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Variability in modelled reservoir greenhouse gas emissions: comparison of select US hydropower reservoirs against global esti...

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Environmental Research Communications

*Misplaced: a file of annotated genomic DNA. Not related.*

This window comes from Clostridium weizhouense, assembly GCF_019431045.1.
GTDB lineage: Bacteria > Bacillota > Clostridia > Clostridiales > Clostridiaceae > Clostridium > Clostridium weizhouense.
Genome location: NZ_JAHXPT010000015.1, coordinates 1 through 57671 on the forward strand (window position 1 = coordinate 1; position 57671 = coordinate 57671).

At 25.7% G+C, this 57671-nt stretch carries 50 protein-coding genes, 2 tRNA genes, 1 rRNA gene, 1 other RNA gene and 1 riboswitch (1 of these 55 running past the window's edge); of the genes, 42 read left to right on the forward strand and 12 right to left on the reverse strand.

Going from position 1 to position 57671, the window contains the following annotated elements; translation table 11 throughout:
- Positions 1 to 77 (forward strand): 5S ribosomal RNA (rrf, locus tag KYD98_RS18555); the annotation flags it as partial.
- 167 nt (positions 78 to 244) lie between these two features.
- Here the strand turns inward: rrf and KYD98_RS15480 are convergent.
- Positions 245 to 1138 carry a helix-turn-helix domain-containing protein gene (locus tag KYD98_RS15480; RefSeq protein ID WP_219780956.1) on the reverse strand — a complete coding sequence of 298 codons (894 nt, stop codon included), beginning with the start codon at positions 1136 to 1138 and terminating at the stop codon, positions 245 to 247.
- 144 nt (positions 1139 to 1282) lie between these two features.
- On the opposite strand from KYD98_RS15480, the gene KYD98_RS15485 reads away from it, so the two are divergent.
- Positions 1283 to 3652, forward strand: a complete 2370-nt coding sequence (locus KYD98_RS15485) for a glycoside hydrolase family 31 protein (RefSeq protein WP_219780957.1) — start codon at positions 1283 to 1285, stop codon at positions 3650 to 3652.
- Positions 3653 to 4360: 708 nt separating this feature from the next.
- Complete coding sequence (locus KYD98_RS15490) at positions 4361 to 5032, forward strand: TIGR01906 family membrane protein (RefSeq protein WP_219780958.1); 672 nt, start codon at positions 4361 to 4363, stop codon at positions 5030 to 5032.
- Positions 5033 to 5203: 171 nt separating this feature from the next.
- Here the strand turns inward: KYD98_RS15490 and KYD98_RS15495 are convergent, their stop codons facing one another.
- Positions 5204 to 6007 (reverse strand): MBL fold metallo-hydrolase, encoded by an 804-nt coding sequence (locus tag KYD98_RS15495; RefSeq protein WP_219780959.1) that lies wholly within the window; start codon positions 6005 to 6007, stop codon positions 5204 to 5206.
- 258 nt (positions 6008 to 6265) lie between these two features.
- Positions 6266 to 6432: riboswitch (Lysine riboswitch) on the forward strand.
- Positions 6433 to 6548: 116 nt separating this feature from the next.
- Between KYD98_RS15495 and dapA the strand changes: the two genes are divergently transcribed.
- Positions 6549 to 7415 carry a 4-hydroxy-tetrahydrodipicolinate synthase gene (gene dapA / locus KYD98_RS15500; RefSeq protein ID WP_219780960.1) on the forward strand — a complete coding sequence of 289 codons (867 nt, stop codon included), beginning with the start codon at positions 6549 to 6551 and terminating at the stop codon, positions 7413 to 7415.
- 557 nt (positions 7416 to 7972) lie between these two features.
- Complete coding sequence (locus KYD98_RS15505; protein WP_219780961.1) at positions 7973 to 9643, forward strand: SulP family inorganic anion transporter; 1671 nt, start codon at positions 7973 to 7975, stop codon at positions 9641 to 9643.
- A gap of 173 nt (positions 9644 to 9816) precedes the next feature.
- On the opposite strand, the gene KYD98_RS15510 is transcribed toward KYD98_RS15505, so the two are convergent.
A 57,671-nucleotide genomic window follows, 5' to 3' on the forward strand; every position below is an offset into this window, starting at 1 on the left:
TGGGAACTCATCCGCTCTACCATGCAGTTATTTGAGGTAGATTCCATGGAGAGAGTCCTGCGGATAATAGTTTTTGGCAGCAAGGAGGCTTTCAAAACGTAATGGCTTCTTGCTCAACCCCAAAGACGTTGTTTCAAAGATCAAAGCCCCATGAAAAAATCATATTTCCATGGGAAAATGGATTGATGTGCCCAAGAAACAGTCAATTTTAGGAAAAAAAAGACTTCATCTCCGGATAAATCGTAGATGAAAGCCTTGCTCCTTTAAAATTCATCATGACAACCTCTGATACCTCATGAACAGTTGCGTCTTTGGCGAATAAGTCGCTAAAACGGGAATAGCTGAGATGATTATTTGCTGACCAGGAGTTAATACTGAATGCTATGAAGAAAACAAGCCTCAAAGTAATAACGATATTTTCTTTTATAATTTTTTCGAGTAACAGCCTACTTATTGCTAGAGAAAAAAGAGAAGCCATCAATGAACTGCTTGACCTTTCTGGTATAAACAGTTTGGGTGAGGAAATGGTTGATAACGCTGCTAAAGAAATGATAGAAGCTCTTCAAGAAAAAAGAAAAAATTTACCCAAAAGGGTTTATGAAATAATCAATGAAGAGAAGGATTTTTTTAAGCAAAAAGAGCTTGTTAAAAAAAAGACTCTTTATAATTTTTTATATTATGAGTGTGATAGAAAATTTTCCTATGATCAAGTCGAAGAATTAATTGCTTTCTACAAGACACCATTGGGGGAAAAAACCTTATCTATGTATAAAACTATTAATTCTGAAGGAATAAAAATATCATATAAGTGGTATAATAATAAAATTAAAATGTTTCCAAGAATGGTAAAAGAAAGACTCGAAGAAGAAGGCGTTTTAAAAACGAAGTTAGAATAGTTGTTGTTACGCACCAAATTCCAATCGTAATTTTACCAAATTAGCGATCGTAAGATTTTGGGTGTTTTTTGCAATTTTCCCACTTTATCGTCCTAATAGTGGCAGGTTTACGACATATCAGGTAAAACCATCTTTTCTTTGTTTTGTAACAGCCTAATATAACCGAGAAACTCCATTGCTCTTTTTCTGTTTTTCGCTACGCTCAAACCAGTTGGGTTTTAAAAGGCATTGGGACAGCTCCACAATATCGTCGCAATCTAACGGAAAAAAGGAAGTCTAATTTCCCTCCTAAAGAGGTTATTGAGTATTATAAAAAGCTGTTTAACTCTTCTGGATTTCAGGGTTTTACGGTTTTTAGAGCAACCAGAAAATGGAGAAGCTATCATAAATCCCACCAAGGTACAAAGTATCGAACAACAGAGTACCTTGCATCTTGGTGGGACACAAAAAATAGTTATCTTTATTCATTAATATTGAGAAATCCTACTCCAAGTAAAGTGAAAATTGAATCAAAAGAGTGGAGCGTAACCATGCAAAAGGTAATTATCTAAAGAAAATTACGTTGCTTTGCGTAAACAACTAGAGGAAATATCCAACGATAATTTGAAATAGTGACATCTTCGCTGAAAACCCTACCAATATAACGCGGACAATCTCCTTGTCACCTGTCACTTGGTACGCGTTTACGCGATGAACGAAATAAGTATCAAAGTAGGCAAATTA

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Greenhouse gas (GHG) emissions from reservoirs have most often been evaluated on a global extent through areal scaling or linear-regression models. These models typically rely on a limited number of characteristics such as age, size, and average temperature to estimate per reservoir or areal flux. Such approaches may not be sufficient for describing conditions at all types of reservoirs. Emissions from hydropower reservoirs have received increasing attention as industry and policy makers seek to better understand the role of hydropower in sustainable energy solutions. In the United States (US), hydropower reservoirs span a wide range of climate regions and have diverse design and operational characteristics compared to those most heavily represented in model literature (i.e., large, tropical reservoirs). It is not clear whether estimates based on measurements and modeling of other subsets of reservoirs describe the diverse types of hydropower reservoirs in the US. We applied the Greenhouse Gas from Reservoirs (G‐res) emissions model to 28 hydropower reservoirs located in a variety of ecological, hydrological, and climate settings that represent the range of sizes and types of facilities within the US hydropower fleet. The dominant pathways for resulting GHG emissions estimates in the case-study reservoirs were diffusion of carbon dioxide, followed by methane ebullition. Among these case-study reservoirs, total post-impoundment areal flux of carbon ranges from 84 to 767 mgCm−2d−1, which is less variable than what has been reported through measurements at other US and global reservoirs. The net GHG reservoir footprint was less variable and towards the lower end of the range observed from modeling larger global reservoirs, with a range of 138 to 1,052 g CO2 eq m−2 y−1, while the global study reported a range of 115 to 145,472 g CO2 eq m−2 y−1. High variation in emissions normalized with respect to area and generation highlights the need to be cautious when using area or generation in predicting or communicating emissions footprints for reservoirs relative to those of other energy sources, especially given that many of the hydropower reservoirs in the US serve multiple purposes beyond power generation.